Sweden’s negative interest rate shock352 viewsSweden’s negative interest rate shock352 views00:00 / 00:00- 00:00:0000:00Sweden’s negative interest rate shock352 viewsBusinessIt’s not often Sweden shocks markets but the central bank’s decision to introduce negative interest rates wasn’t expected. Neither was the launch of a bond buying programme. The moves are a responseVentuno Web Player 4.50It’s not often Sweden shocks markets but the central bank’s decision to introduce negative interest rates wasn’t expected. Neither was the launch of a bond buying programme. The moves are a response
X To embed this piece of audio in your site, please use this code: – / 7If your commute this morning was a slow crawl down the freeway, Louis Jullien probably beat you to the office.“I like to tell people it’s six minutes from door to desk,” says Jullien. “So it’s a brisk commute.”Jullien lives out in west Houston in the Westchase District, in an apartment nestled between the steel and glass office towers.He works at the district’s office near Richmond and Beltway 8. And he gets there on foot.“So I kind of cut through these two tall buildings over here,” Jullien explains. “You’ve got NOV Tower and then there’s 10333 Richmond over there. And I kind of cut through the back.”According to a recent survey, Jullien is part of a tiny minority. The Westchase District has over 30,000 residents, but only about 1 percent walk to work.That’s compared to over 80 percent of the district’s workers who drive by themselves, like most commuters in Houston. And that’s a lot of vehicles. Over 88,000 people work in the district.But what do the numbers say about bike commuting in Westchase? Even fewer people do that, less than 1 percent.We spoke with Blair Johnson, a health and wellness consultant who lives in a neighborhood just off Wilcrest. She’s an enthusiastic cyclist but she says she prefers to drive her bike to a trail, rather than get out on the streets.“I am a nervous Nellie. I am the one that rides with all the protection, the hat and all that,” says Johnson. “I get out there and I get very nervous, because the cars are too close and the condition of the road.”So in a bustling business district that was built for cars, how do you get people to try something else? The Westchase District is proposing a long list of ideas in its new Bike/Pedestrian plan.To see what’s happening right now in Westchase, we hop in the car with Irma Sanchez. She’s the district’s Vice-President of Projects.Our destination is the new Brays Bayou Connector Trail, a route that links the current Library Loop Trail with the Brays Bayou Trail. The connector runs a couple of miles along a drainage easement and it also allows access to Metro’s Westchase Park and Ride.The new trail is expected to open later this spring. The cost was about $4 million, with much of the money coming from the Federal Transit Administration.Walkers and cyclists can stay on the trail for the entire distance. It also includes several underpasses, so cyclists won’t have to cross streets.And Sanchez agrees that’s the only way a lot of people are going to get on a bike.“The majority of our community, and I think Houston overall, they’re not quite ready yet to be riding their bicycles with traffic,” says Sanchez. The overall goal for the Westchase District is to have about 40 miles of bike routes both on street and off. The plan also calls for things like new crosswalks and improved intersections. The long-term plan is expected to cost about $58 million with the money coming from various sources.Along with reducing congestion, Sanchez hopes the improvements will help lure younger residents to the district who don’t want to drive as much. “It, in essence, will have residential destinations closer to commercial and they’ll be able to commute by walking and taking the bus,” adds Sanchez. Back out in front of the office towers, pedestrian commuter Louis Jullien says it’s a day that can’t come soon enough.“So many people complain about the traffic in Houston,” remarks Jullien. “And I’m not one of those people fortunately.”The Westchase District will soon break ground on its next project. It’s a trail along a utility right-of-way, the first of its kind in Houston. Listen 00:00 /03:33 Share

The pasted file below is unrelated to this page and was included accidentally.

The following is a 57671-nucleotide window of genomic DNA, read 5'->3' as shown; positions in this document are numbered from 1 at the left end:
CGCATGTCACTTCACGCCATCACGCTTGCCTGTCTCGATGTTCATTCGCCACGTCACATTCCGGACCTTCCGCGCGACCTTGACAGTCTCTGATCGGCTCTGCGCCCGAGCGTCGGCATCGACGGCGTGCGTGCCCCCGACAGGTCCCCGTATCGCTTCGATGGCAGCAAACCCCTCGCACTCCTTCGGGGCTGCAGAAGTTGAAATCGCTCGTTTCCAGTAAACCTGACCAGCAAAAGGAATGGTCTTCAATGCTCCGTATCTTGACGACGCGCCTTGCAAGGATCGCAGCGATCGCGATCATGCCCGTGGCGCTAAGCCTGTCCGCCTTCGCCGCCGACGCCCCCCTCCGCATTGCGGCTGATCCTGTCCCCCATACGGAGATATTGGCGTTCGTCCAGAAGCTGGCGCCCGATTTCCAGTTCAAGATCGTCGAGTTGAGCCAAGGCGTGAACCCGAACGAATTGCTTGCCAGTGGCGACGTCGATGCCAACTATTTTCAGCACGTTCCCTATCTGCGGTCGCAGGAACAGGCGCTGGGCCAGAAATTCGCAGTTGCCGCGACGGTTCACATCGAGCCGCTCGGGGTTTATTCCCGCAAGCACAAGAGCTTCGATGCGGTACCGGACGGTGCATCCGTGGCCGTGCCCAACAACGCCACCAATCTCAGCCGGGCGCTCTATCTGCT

Yet another book on Mahatma Gandhi took its course. A graphic novel – Gandhi: my life is my message by Gandhi’s own grandson and celebrated biographer Prof. Rajmohan Gandhi was launched at Gandhi Smriti on Thursday. Rajmohan Gandhi said the book focuses mainly on Mahatma’s experience in South Africa. ‘I congratulate the writer, Jason Quinn. This book will take Gandhi’s life and message to large numbers of youngsters across the world in an enjoyable format. He has accomplished a difficult task with skill and a fine understanding of Gandhi’s life and message,’ said Rajmohan Gandhi. Also Read – ‘Playing Jojo was emotionally exhausting’He also said that Gandhi’s message was to help people understand the value of listening. ‘Gandhi taught the people to listen patiently to all one has to say. It was a powerful tool to help people in understanding voices.’ He also stated that Gandhi belonged to the world. ‘Gandhi was confined in India for a very long time. He was a hero for the entire world and belonged to everybody. People from all over the world can relate to Gandhi.’Quinn noted that the book provides a fine perspective of Gandhi, and how he was intimidated by the character of Gandhi. ‘This was one of the most difficult writing assignments I’ve ever worked on. Gandhi is so legendary that you really have to tell his story just right. By the time I finished writing the book, I felt as if I had been in his presence.’ He also added that it took him a lot of time to understand Gandhi’s nature and the span of his finishing the article. ‘I visited the National library and read hundreds of books based on Gandhi. It took me seven-eight months in finishing the entire novel.’Gandhi’s story, told for the first time in an exciting graphic novel format, is sure to attract readers to his timeless message of peace and non-violence.